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Denver educators hold vigil asking for better in-person learning plan

The vigil is scheduled to happen at the Denver Public Schools administration building at 4 p.m. Thursday.

DENVER — A group of Denver teachers and community members held a vigil at the Denver Public Schools (DPS) administration building to ask the district for a better plan for returning to in-person learning.

Organizer Chris Christoff said they use the word vigil because they believe there is a human toll to returning to in-person learning with DPS' youngest students on Monday. 

"We have not stuck to any data, we’re not listening to any data," said Christoff, an elementary school teacher. "We’re just acting at whims right now and that’s not okay for my students, for our students, for our community, for our educators. It’s not what’s going to keep us safe." 

Christoff cited the COVID-19 dashboard created by DPS in partnership with Denver Public Health.

Currently out of the three metrics of data they present, only the trends in positive cases meet the standard. The positivity rate needs improvement, and the total number of positive cases don't meet the standard. 

In an emailed statement from a DPS, a spokesperson wrote "School districts in the Denver metro area and the Metro Denver Partnership for Health worked together to develop a common set of thresholds that align to the state of Colorado’s new COVID-19 dial. These new, aligned thresholds focus on the incidence rate in the broader community, which our experience has shown is the best indicator of how feasible it is to keep schools open for in-person learning." 

Those new standards are not yet available to the public.

At Thursday evening's event, a limited number of masked volunteers collected messages to deliver to the district.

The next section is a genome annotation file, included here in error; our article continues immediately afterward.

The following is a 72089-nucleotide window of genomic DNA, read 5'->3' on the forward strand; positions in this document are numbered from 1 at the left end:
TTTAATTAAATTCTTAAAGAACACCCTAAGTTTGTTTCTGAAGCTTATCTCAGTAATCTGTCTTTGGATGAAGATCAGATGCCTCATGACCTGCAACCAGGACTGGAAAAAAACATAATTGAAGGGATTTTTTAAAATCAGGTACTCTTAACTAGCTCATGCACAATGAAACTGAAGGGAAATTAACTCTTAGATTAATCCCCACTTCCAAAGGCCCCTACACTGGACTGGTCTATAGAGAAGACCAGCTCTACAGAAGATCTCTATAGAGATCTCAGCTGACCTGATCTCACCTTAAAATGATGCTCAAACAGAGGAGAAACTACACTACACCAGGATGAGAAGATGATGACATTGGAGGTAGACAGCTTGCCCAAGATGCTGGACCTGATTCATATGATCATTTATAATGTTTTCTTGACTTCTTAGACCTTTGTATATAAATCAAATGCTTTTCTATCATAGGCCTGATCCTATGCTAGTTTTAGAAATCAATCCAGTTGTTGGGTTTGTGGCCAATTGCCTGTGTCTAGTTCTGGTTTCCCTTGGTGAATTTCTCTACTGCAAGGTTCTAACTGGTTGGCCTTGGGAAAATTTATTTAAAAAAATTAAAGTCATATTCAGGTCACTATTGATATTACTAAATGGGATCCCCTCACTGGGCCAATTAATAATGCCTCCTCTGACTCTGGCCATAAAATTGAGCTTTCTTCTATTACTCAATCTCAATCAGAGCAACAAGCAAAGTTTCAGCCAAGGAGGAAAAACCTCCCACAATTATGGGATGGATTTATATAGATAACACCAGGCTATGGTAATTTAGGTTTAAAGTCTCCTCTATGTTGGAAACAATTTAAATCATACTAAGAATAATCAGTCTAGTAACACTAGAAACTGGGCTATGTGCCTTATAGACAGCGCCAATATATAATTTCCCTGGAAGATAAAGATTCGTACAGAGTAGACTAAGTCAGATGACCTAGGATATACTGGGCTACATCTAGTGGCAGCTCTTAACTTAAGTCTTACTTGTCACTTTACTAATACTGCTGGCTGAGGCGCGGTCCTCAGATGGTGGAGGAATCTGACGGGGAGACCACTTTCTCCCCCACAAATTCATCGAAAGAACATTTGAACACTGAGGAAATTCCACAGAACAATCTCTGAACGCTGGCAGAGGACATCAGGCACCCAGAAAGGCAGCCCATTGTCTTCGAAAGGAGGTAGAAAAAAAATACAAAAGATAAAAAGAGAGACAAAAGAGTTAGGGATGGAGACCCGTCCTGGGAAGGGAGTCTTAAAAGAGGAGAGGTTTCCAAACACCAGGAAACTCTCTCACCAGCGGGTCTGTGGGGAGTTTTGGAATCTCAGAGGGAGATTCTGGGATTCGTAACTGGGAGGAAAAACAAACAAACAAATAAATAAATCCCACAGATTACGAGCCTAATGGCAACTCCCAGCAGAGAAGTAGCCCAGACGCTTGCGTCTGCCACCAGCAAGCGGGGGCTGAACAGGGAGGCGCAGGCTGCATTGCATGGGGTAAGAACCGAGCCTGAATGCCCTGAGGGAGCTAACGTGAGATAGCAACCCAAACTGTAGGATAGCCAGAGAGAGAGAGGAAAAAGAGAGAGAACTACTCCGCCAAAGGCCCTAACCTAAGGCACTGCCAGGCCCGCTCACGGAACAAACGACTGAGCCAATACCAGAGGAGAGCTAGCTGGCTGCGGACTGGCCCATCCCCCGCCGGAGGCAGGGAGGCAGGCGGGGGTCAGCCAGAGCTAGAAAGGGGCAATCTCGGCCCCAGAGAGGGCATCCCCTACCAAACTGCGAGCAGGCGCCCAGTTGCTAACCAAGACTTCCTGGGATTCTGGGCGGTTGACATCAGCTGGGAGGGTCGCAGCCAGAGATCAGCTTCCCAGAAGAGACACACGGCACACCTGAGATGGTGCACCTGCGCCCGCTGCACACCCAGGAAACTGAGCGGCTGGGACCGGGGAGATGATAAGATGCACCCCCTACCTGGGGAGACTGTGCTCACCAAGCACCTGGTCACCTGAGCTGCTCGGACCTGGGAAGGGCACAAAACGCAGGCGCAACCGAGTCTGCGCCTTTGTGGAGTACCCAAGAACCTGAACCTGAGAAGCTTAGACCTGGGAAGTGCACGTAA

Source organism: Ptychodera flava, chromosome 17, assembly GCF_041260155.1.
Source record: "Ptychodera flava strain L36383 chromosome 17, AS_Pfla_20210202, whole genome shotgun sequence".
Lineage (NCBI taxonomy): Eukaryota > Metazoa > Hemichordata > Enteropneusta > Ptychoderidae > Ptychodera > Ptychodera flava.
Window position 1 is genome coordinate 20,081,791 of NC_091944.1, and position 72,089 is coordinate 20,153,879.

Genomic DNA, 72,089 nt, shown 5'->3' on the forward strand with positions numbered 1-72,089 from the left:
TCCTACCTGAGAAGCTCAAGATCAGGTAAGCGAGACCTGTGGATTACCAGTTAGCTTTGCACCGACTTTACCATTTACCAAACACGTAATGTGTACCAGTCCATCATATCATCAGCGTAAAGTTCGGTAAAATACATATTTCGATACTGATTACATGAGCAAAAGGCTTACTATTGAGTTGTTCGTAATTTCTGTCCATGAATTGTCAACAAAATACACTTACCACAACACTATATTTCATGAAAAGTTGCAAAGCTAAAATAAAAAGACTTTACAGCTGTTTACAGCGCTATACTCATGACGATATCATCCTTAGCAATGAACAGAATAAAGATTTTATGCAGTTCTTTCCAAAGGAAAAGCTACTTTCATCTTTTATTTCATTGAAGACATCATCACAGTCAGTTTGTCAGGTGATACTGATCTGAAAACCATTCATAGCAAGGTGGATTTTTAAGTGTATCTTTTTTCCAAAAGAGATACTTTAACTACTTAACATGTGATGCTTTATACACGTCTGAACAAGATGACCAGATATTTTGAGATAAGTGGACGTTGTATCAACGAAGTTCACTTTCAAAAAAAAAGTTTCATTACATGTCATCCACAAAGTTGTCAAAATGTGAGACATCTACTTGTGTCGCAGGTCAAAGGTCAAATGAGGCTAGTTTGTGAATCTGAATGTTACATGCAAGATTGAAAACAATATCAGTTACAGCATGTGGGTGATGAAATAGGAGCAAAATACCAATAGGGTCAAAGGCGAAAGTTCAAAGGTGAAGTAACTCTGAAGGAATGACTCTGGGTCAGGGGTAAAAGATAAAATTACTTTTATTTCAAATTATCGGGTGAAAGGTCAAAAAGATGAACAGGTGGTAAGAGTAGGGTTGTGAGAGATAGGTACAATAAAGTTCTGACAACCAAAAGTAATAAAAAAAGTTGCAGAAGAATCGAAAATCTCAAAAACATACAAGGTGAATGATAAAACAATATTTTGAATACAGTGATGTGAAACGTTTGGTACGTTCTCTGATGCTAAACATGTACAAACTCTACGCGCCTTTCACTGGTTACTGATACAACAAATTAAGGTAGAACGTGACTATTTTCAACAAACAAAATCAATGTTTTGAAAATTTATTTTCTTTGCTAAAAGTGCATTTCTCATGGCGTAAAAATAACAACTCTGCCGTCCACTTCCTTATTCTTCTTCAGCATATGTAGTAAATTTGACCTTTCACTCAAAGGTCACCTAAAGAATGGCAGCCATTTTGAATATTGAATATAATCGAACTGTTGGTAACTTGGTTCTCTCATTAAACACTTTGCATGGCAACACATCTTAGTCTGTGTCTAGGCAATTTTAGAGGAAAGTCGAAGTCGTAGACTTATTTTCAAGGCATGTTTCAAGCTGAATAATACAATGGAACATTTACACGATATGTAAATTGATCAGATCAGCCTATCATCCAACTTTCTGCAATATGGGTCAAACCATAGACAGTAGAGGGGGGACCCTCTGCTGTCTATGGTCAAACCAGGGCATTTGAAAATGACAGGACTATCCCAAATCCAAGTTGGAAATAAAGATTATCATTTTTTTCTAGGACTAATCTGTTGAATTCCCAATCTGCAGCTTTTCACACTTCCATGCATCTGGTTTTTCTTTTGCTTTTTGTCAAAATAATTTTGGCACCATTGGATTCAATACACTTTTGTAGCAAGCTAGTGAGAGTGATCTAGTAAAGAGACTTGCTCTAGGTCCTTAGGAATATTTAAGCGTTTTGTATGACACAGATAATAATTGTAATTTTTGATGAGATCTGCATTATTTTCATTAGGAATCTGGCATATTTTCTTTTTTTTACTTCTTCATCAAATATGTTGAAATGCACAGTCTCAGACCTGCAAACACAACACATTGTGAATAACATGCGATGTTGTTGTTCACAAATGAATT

The group is calling for the district's plan to include action for when community spread of COVID-19 increases, access to personal protective equipment (PPE) for students and a detailed plan for vaccine distribution.

“Too many times the leaders in our district have twisted our words or muted our concerns," said Nik Arnoldi, teacher at Escalante-Biggs Academy. "We want DPS to hear us and know that we want to keep our students, ourselves and all of our families safe from this virus. We are here so those in power will listen to us.”

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The district's current plan is to return all early-childhood education through fifth grade students to in-person learning on Jan. 11, the district said on its website

All secondary SPED Centers and Newcomer Centers also return to in-person learning at that time. Other secondary students continue in remote learning.

Secondary students begin a gradual phase-in to in-person learning Jan. 19-29. All students whose families selected in-person learning will back in schools on Feb. 1. 

DPS will continue to offer, throughout the second semester, the 100% remote-learning option for all K-12th grade students whose families chose that option.

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